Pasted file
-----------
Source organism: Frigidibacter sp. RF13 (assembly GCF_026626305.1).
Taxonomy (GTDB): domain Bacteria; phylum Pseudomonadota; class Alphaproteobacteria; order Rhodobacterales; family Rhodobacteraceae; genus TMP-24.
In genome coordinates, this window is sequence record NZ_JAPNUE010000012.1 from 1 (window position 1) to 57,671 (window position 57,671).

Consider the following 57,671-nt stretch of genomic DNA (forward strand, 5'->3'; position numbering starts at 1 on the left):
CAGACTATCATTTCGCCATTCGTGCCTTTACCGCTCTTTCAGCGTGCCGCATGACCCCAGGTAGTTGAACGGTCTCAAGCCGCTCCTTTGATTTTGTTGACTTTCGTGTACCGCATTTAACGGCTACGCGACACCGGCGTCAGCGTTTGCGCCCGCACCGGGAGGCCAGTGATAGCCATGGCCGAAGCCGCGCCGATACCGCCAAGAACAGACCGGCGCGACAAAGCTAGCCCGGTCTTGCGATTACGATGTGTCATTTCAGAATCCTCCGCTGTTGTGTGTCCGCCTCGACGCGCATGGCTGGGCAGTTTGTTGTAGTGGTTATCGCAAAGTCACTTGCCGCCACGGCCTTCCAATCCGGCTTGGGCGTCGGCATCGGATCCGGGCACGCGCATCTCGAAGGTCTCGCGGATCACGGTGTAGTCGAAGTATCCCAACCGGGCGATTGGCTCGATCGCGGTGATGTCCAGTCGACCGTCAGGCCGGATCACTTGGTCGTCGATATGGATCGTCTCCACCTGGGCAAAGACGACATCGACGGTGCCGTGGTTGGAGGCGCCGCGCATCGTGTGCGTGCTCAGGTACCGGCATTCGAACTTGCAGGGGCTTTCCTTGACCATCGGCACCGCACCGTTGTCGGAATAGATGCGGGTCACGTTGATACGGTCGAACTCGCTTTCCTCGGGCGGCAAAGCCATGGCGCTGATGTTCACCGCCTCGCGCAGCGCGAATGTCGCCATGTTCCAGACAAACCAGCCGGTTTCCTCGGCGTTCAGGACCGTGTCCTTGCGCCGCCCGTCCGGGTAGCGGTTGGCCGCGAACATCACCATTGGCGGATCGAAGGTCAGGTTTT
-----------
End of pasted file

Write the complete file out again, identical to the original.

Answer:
Source organism: Frigidibacter sp. RF13 (assembly GCF_026626305.1).
Taxonomy (GTDB): domain Bacteria; phylum Pseudomonadota; class Alphaproteobacteria; order Rhodobacterales; family Rhodobacteraceae; genus TMP-24.
In genome coordinates, this window is sequence record NZ_JAPNUE010000012.1 from 1 (window position 1) to 57,671 (window position 57,671).

Consider the following 57,671-nt stretch of genomic DNA (forward strand, 5'->3'; position numbering starts at 1 on the left):
CAGACTATCATTTCGCCATTCGTGCCTTTACCGCTCTTTCAGCGTGCCGCATGACCCCAGGTAGTTGAACGGTCTCAAGCCGCTCCTTTGATTTTGTTGACTTTCGTGTACCGCATTTAACGGCTACGCGACACCGGCGTCAGCGTTTGCGCCCGCACCGGGAGGCCAGTGATAGCCATGGCCGAAGCCGCGCCGATACCGCCAAGAACAGACCGGCGCGACAAAGCTAGCCCGGTCTTGCGATTACGATGTGTCATTTCAGAATCCTCCGCTGTTGTGTGTCCGCCTCGACGCGCATGGCTGGGCAGTTTGTTGTAGTGGTTATCGCAAAGTCACTTGCCGCCACGGCCTTCCAATCCGGCTTGGGCGTCGGCATCGGATCCGGGCACGCGCATCTCGAAGGTCTCGCGGATCACGGTGTAGTCGAAGTATCCCAACCGGGCGATTGGCTCGATCGCGGTGATGTCCAGTCGACCGTCAGGCCGGATCACTTGGTCGTCGATATGGATCGTCTCCACCTGGGCAAAGACGACATCGACGGTGCCGTGGTTGGAGGCGCCGCGCATCGTGTGCGTGCTCAGGTACCGGCATTCGAACTTGCAGGGGCTTTCCTTGACCATCGGCACCGCACCGTTGTCGGAATAGATGCGGGTCACGTTGATACGGTCGAACTCGCTTTCCTCGGGCGGCAAAGCCATGGCGCTGATGTTCACCGCCTCGCGCAGCGCGAATGTCGCCATGTTCCAGACAAACCAGCCGGTTTCCTCGGCGTTCAGGACCGTGTCCTTGCGCCGCCCGTCCGGGTAGCGGTTGGCCGCGAACATCACCATTGGCGGATCGAAGGTCAGGTTTT